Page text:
Outlook & Suggested Action Strategies
30-60 Days: May prices were expected to be at or near peak levels. Watch sales in the spot market for resistance to the higher prices. PP prices could fall significantly, even by double digits, through this month and remain flat until the latter part of the year. The possibility of double-digit price hikes later in the year cannot be ruled out. The PP market is so tightly balanced that any unforeseen event can tip it either way. A lot depends on what happens to resin demand and to monomer availability.



Polystyrene prices were moving up in May, though initial offers of 5¢/lb for GPPS and 10¢ for HIPS were being negotiated downwards—i.e., 4¢/lb for GPPS and 6¢/lb for HIPS. The delta between GPPS and HIPS has grown to 11-12¢/lb due to the high cost and tight supply of butadiene.

Price volatility and healthy demand for GPPS, HIPS, and EPS have created a tighter supply situation and the need to forecast your resin needs. Ineos has had difficulty delivering PS due to two downed resin units. Total has been trying to make up the gap.

Styrene monomer contract prices in April dropped 3-4¢ to 64-65¢/lb, but spot prices were as high as 68-69¢/lb. May styrene contracts were expected to settle 3-4¢ higher. Meanwhile, April butadiene contracts settled up 17¢ to $1.21/lb—a 16% increase that amplified the GPPS-HIPS price spread. Spot prices were as high as $1.71/lb and speculation on May butadiene contracts was for an increase of more than 20¢/lb.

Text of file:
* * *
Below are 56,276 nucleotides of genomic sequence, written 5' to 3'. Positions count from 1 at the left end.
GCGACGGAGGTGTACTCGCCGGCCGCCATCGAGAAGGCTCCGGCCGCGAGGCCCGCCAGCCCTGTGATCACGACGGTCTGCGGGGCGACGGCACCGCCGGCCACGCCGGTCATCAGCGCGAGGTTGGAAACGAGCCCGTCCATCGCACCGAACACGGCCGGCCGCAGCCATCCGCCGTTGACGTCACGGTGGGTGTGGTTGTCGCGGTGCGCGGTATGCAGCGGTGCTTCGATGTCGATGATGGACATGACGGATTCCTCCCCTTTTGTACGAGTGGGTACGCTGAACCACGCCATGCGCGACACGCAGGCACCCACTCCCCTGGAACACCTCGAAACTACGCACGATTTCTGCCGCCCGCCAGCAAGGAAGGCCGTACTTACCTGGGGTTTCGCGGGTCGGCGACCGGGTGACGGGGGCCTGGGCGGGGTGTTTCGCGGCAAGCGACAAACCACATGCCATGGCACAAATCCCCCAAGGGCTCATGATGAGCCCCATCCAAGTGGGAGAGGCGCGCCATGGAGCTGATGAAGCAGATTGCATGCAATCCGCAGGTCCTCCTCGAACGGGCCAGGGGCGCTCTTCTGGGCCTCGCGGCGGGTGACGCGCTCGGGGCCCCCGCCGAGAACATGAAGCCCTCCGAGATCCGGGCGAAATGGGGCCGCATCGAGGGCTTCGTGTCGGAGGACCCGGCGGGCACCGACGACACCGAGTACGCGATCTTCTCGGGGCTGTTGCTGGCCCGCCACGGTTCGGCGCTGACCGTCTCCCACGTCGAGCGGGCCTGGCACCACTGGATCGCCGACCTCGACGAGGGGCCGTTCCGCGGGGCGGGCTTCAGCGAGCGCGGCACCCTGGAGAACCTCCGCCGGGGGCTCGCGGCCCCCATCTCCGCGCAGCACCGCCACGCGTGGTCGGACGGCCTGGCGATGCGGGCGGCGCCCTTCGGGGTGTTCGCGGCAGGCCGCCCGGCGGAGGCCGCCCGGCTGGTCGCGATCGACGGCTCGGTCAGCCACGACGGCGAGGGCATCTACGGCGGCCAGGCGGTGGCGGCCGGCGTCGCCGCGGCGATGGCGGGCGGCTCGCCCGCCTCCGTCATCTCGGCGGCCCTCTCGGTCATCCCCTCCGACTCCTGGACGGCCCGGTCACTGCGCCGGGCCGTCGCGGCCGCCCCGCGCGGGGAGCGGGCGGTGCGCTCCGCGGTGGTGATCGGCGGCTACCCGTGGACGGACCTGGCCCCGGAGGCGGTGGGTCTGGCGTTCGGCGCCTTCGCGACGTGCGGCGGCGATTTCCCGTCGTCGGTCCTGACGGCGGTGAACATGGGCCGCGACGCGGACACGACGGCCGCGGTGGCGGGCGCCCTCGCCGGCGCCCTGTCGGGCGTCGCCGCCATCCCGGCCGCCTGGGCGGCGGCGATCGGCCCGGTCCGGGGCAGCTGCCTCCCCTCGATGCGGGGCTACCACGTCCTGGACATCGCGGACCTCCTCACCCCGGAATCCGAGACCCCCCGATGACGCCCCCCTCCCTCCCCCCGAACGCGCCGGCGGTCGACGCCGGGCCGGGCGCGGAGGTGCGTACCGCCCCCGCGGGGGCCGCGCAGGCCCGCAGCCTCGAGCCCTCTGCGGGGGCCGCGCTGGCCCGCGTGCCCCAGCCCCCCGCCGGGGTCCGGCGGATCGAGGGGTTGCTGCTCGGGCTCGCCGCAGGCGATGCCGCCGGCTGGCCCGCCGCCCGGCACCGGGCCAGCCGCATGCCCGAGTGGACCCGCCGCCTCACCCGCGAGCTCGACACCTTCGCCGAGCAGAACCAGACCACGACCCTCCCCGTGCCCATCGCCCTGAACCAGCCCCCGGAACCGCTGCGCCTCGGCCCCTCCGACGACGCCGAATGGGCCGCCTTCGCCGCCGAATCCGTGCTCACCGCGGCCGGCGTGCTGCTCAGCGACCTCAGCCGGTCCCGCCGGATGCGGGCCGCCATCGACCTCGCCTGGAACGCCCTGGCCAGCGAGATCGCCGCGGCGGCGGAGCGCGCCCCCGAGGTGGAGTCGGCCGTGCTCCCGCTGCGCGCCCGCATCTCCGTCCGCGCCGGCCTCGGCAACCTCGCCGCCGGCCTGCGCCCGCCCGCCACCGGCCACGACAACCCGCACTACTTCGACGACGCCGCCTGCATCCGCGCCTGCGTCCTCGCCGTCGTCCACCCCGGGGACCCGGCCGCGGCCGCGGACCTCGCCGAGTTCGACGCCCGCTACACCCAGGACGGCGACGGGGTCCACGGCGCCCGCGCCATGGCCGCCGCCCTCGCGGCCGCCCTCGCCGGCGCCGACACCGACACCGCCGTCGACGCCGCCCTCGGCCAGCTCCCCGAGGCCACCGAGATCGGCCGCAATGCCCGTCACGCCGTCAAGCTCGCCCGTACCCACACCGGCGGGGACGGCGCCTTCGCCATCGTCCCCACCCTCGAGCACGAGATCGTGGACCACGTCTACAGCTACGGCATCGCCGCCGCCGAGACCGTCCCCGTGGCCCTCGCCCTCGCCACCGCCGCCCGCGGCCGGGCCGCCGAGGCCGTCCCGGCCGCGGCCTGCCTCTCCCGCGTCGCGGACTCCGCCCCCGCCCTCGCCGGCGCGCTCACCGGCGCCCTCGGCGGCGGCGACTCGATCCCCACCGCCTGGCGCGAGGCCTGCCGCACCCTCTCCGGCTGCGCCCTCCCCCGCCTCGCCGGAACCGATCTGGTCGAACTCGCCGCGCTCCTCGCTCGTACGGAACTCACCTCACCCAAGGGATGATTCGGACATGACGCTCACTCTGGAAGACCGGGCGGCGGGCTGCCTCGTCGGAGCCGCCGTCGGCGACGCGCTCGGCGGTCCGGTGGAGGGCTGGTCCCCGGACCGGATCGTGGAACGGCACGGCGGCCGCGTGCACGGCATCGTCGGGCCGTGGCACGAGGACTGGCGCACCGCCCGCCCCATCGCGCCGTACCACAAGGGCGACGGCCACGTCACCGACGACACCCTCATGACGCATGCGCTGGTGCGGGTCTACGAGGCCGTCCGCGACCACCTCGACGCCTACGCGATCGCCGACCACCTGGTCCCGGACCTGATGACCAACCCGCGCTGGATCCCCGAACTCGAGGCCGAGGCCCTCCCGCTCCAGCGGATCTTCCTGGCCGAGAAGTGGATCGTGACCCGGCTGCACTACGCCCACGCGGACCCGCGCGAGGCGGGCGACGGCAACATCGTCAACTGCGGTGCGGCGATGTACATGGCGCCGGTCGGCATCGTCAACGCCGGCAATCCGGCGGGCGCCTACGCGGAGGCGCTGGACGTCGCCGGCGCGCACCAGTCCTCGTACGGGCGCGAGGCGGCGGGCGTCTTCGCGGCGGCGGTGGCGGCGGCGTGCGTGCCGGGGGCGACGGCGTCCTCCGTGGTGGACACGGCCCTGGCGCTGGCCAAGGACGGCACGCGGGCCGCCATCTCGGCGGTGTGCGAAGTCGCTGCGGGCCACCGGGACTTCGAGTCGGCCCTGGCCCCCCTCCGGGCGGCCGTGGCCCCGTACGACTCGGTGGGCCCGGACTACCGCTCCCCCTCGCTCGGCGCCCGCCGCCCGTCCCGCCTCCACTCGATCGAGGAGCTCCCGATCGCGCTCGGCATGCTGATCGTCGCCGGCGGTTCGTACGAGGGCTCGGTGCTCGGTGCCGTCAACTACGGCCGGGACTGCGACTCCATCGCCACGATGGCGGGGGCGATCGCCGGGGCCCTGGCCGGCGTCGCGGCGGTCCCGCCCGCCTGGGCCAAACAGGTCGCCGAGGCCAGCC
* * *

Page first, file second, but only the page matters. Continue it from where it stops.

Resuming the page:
Outlook & Suggested Action Strategies
30-60 Days: With May prices on the increase, and availability continued tight, PS and EPS prices will be flat-to-upward. Buy as needed. Prices will probably abate in the late third quarter due to seasonal falloff in demand.



PVC prices moved up 3¢/lb in April and there was a 5¢ increase on the table for May. Key drivers included increased global demand and supply problems both here and abroad.

Georgia Gulf is continuing force majeure from its Plaquemine, La., plant, citing ethylene supply and chlorine operating issues. Two PVC producers were down through May for maintenance turnarounds. Formosa claims to be on track with an expansion that will add more than 500 million lb/yr of PVC to the market later this year.

U.S. exports have risen since the earthquake disrupted 1.5 billion lb of capacity in Japan. But those exports began to meet with resistance at the higher May price levels.

Outlook & Suggested Action Strategies
30-60 Days: May prices were expected to move up—although weakening exports made it uncertain that the full 5¢/lb would be implemented. Expect supply relief from restarted Japanese capacity along with improved production from Georgia Gulf and Formosa. Buy as needed. Prices this month are expected to be flat, with opportunities for reduced prices in the third quarter. Ethylene production reliability and the strength of the construction season will be key drivers.



Related Topics